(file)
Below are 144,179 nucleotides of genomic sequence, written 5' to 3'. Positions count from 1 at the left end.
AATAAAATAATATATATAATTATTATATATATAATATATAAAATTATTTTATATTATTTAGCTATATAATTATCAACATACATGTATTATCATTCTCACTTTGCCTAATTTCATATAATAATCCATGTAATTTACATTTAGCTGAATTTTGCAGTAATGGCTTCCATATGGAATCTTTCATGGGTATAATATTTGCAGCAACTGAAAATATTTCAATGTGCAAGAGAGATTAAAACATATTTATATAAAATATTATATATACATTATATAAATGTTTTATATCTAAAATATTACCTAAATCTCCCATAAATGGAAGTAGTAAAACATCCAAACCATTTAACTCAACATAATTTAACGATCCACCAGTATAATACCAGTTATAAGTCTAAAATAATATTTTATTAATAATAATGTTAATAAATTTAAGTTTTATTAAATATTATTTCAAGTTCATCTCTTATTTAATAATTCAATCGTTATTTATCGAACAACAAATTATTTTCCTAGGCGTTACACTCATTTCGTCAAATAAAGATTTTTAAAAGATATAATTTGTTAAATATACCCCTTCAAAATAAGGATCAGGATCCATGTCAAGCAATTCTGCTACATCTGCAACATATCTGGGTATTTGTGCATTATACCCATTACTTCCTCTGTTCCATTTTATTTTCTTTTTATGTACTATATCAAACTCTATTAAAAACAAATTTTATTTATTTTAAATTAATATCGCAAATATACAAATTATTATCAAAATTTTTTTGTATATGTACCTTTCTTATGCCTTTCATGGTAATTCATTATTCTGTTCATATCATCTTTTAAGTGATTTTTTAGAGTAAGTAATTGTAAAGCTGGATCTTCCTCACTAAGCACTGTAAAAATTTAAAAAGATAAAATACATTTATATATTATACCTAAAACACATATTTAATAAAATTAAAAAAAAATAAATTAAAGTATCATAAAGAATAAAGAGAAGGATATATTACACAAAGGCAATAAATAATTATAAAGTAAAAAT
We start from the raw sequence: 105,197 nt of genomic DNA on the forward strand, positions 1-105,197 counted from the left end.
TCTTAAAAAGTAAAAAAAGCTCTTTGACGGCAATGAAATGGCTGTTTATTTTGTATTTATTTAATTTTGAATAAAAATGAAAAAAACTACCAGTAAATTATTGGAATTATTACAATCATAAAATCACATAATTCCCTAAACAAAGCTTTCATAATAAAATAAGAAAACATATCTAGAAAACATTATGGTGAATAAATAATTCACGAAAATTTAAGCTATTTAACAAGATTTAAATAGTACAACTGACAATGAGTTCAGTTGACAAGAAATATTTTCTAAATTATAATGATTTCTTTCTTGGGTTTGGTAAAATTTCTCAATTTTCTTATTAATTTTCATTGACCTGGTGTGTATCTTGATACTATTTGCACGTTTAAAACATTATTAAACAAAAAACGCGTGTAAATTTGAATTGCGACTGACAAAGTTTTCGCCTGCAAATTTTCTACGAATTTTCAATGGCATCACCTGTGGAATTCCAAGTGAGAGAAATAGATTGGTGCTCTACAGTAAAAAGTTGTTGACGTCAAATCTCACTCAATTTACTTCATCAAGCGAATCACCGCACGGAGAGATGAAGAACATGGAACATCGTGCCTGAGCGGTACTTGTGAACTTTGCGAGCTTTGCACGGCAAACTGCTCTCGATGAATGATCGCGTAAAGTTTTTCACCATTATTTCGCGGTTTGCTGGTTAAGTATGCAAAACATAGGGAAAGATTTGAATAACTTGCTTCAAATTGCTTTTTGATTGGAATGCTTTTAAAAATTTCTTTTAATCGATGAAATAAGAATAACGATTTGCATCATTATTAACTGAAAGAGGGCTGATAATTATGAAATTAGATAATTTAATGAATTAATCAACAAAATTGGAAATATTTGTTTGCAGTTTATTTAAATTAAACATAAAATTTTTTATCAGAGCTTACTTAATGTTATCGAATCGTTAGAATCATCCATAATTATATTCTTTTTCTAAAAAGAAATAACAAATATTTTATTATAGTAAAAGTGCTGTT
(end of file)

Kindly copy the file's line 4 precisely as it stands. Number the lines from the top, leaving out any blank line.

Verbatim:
TCTTAAAAAGTAAAAAAAGCTCTTTGACGGCAATGAAATGGCTGTTTATTTTGTATTTATTTAATTTTGAATAAAAATGAAAAAAACTACCAGTAAATTATTGGAATTATTACAATCATAAAATCACATAATTCCCTAAACAAAGCTTTCATAATAAAATAAGAAAACATATCTAGAAAACATTATGGTGAATAAATAATTCACGAAAATTTAAGCTATTTAACAAGATTTAAATAGTACAACTGACAATGAGTTCAGTTGACAAGAAATATTTTCTAAATTATAATGATTTCTTTCTTGGGTTTGGTAAAATTTCTCAATTTTCTTATTAATTTTCATTGACCTGGTGTGTATCTTGATACTATTTGCACGTTTAAAACATTATTAAACAAAAAACGCGTGTAAATTTGAATTGCGACTGACAAAGTTTTCGCCTGCAAATTTTCTACGAATTTTCAATGGCATCACCTGTGGAATTCCAAGTGAGAGAAATAGATTGGTGCTCTACAGTAAAAAGTTGTTGACGTCAAATCTCACTCAATTTACTTCATCAAGCGAATCACCGCACGGAGAGATGAAGAACATGGAACATCGTGCCTGAGCGGTACTTGTGAACTTTGCGAGCTTTGCACGGCAAACTGCTCTCGATGAATGATCGCGTAAAGTTTTTCACCATTATTTCGCGGTTTGCTGGTTAAGTATGCAAAACATAGGGAAAGATTTGAATAACTTGCTTCAAATTGCTTTTTGATTGGAATGCTTTTAAAAATTTCTTTTAATCGATGAAATAAGAATAACGATTTGCATCATTATTAACTGAAAGAGGGCTGATAATTATGAAATTAGATAATTTAATGAATTAATCAACAAAATTGGAAATATTTGTTTGCAGTTTATTTAAATTAAACATAAAATTTTTTATCAGAGCTTACTTAATGTTATCGAATCGTTAGAATCATCCATAATTATATTCTTTTTCTAAAAAGAAATAACAAATATTTTATTATAGTAAAAGTGCTGTT